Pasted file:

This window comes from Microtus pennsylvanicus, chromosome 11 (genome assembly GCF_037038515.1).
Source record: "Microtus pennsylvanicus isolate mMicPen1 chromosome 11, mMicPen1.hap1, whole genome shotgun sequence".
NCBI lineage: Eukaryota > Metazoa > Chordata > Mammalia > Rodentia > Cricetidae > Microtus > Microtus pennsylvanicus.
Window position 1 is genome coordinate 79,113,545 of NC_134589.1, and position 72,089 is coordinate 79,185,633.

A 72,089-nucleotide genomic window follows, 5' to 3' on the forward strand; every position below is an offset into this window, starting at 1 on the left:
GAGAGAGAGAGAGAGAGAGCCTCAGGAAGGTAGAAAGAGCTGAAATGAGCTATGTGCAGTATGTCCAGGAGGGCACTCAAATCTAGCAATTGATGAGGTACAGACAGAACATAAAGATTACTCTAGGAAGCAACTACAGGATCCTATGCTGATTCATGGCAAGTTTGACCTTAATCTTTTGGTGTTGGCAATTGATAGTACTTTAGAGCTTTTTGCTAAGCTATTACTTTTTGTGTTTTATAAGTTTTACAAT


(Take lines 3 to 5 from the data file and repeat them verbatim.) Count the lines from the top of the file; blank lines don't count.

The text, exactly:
NCBI lineage: Eukaryota > Metazoa > Chordata > Mammalia > Rodentia > Cricetidae > Microtus > Microtus pennsylvanicus.
Window position 1 is genome coordinate 79,113,545 of NC_134589.1, and position 72,089 is coordinate 79,185,633.

A 72,089-nucleotide genomic window follows, 5' to 3' on the forward strand; every position below is an offset into this window, starting at 1 on the left: